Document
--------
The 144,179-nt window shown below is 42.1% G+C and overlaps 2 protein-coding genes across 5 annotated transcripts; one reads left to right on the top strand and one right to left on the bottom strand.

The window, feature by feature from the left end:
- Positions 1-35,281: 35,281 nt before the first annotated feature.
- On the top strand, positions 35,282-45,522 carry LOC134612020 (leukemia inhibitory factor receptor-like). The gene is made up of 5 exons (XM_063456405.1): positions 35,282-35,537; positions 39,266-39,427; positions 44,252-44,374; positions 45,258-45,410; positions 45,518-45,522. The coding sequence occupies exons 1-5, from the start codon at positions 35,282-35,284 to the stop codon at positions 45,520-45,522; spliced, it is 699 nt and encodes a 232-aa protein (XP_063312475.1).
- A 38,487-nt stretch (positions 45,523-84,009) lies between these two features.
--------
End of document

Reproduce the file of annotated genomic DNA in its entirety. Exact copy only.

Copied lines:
The 144,179-nt window shown below is 42.1% G+C and overlaps 2 protein-coding genes across 5 annotated transcripts; one reads left to right on the top strand and one right to left on the bottom strand.

The window, feature by feature from the left end:
- Positions 1-35,281: 35,281 nt before the first annotated feature.
- On the top strand, positions 35,282-45,522 carry LOC134612020 (leukemia inhibitory factor receptor-like). The gene is made up of 5 exons (XM_063456405.1): positions 35,282-35,537; positions 39,266-39,427; positions 44,252-44,374; positions 45,258-45,410; positions 45,518-45,522. The coding sequence occupies exons 1-5, from the start codon at positions 35,282-35,284 to the stop codon at positions 45,520-45,522; spliced, it is 699 nt and encodes a 232-aa protein (XP_063312475.1).
- A 38,487-nt stretch (positions 45,523-84,009) lies between these two features.